Report: 2013 ‘Standout Year for Tax Cuts’
Many traditionally blue states are beginning to get into the tax-cutting game frequently associated with red states, according a new report by the American Legislative Council (ALEC).
The seventh annual “Rich States, Poor States” report, authored by Art Laffer, Stephen Moore and Jonathan Williams, serves as a complement to state economic outlook rankings released in April, and “deciphers which policies support economic growth, reveals which states are enacting major reforms and predicts what may be in store for 2015,” according to a statement from ALEC.
Thursday’s rankings are based on 15 equally weighted economic variables, ranging from tax rates to labor laws.
Utah took the top spot in the outlook rankings for the seventh consecutive year, while New York fell one spot to come in last place. However, as Laffer pointed out during a conference call with reporters on Tuesday, New York can at least take some solace from the knowledge that “it won’t fall any further.”
Overall, the authors consider that, “2013 was a standout year for tax changes in the states,” with 17 states enacting significant pro-growth tax cuts, far more than in previous years. A number of states persist in going the opposite direction, but “fewer states are occupying the middle ground.” (RELATED: Top 5 Silliest State Tax Hikes)
Among the tax-cutting states, North Carolina and Indiana led the way. North Carolina passed “one of the most significant tax reforms for economic growth in the last decade,” flattening its personal income tax structure, enacting deep cuts in both the personal and corporate income tax rates, and eliminating the state death tax. Indiana made more-modest cuts to its income tax rates, but supplemented that progress with the passage of a right-to-work law, sending a clear message that “Indiana is open for business.”
At the other end of the spectrum, Minnesota passed a $2 billion package of tax hikes in 2013, most of which came from raising its income tax rate on earnings over $150,000 ($250,000 for married couples) by two percentage points. Some provisions of the tax hike were subsequently repealed in 2014, but the result was still a net increase in taxes.
Perhaps the most significant of the report’s findings is the growing number of purple, and even blue, states that are embracing pro-growth policies, which the authors claim “reflects the understanding that catching up with their fast-growing free market and pro growth counterparts is a necessity.”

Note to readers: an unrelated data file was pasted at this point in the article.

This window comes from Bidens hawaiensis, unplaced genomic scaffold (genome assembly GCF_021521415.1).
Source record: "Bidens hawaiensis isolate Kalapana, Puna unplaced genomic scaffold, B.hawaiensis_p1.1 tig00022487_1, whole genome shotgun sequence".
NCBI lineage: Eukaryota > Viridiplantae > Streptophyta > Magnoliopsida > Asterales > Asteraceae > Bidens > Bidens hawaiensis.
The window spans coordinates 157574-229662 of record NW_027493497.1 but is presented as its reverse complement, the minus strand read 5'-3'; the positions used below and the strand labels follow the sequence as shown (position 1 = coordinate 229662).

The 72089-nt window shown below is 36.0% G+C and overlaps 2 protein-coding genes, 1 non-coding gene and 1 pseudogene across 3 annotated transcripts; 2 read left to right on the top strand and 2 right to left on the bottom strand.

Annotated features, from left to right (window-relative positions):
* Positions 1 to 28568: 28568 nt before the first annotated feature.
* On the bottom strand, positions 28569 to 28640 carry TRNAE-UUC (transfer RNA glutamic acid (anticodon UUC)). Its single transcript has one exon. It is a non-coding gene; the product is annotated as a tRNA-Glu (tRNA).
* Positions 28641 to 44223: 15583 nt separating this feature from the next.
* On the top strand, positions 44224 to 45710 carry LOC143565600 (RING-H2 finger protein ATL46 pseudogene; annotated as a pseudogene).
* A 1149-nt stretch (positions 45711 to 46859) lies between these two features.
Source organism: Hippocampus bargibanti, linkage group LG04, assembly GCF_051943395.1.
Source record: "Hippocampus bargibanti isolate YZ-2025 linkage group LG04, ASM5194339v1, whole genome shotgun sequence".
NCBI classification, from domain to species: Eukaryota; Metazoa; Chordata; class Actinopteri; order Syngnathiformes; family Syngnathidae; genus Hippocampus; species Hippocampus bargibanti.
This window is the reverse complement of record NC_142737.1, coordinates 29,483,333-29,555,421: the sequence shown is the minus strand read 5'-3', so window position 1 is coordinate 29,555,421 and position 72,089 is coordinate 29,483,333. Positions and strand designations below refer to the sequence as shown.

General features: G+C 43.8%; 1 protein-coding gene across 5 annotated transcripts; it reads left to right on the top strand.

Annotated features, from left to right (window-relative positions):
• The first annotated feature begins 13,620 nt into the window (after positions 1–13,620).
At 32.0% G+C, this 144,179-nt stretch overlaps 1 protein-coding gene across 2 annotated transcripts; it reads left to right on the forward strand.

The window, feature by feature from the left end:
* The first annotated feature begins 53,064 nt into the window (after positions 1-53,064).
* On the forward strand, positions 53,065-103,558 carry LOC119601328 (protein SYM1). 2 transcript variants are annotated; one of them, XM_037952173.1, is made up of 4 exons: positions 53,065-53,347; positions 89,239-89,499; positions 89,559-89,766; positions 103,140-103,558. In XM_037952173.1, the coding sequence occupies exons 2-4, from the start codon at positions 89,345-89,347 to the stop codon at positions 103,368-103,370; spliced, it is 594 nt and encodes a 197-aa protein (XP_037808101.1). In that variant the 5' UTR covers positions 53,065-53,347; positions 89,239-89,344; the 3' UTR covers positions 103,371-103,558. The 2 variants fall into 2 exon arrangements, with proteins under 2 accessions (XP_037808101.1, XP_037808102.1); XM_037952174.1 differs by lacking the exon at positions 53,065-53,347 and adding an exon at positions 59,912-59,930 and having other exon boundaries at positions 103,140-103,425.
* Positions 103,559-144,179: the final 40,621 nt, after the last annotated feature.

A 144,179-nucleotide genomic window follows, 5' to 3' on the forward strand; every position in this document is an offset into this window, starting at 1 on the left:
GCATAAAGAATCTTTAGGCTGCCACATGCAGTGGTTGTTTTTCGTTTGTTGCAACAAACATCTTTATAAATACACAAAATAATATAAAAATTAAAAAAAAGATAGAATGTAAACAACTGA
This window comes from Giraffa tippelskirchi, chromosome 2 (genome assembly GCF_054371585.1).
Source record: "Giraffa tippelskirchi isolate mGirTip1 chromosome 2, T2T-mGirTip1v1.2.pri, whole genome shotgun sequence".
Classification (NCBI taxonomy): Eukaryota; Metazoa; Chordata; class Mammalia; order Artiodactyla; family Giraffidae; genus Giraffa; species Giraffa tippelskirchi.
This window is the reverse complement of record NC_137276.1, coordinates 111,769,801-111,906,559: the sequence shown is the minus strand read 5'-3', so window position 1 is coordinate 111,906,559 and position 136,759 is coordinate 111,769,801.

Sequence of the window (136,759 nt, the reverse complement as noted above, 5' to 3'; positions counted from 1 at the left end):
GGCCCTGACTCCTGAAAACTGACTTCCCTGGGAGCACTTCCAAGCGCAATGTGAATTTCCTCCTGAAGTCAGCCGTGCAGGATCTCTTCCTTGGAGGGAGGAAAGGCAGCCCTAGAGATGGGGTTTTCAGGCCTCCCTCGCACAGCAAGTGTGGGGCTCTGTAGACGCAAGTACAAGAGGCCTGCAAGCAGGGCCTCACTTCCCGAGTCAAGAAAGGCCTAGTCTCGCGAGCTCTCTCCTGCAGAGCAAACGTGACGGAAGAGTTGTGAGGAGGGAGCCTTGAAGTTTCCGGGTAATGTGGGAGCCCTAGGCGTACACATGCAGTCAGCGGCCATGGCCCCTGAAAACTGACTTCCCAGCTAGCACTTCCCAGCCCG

Wisconsin, for instance, passed two major tax cuts in 2013 and 2014, which together are expected to save taxpayers well in excess $1 billion over the next two years. Even with those cuts, the state is projected to enjoy budget surpluses in coming years. (RELATED: Wisconsin’s Tax Climate is Improving, But Still Lags Behind Most Neighbors)
Michigan also enacted “a number of bold reforms in recent years to make the state more hospitable to large and small businesses alike.” In addition to passing right-to-work legislation, the state initiated “a phase-out of the personal property tax,” allowing it to move up eight spots in the rankings, from 20th to 12th. (RELATED: After Right-to-Work, 80% of Michigan Healthcare Workers Desert Union)
Even some deep-blue states took steps to reduce taxes. In Maryland, “one of only two states that still maintains both an estate tax…and an inheritance tax,” the legislature passed a bill to gradually make the estate tax less punitive and give wealthy residents “less of a reason to flee the state.”
In addition, at the time of the report’s publication, the Rhode Island House had passed a budget cutting the corporate income tax rate from 9 percent to 7 percent and raising estate tax exemptions.
Looking ahead the authors say that, “there are a number of states that are reasonably expected to take action to reform their tax codes for economic growth.” They identify Nebraska, Oklahoma, Missouri, Arizona, Tennessee, Michigan, and Georgia as states that are well positioned to enact major tax cuts and pro-growth reforms in the coming year. Conversely, only Nevada, Maryland, and Illinois are expected to seriously consider tax increases next year.
Laffer, Moore, and Williams attribute the trend toward pro-growth policies to competition among the states, claiming that, “the past 50 years of data point to a clear connection between pro-growth policies of lower taxes, less regulations, and competitive labor policies with the creation of healthier state economies.” (RELATED: States Lower Taxes to Remain Competitive)
In addition to having generally stronger economies, low tax states are also much better at providing public services, Laffer told reporters on a Tuesday conference call. “It’s not just economic growth;” he said, “it’s also good governance.”
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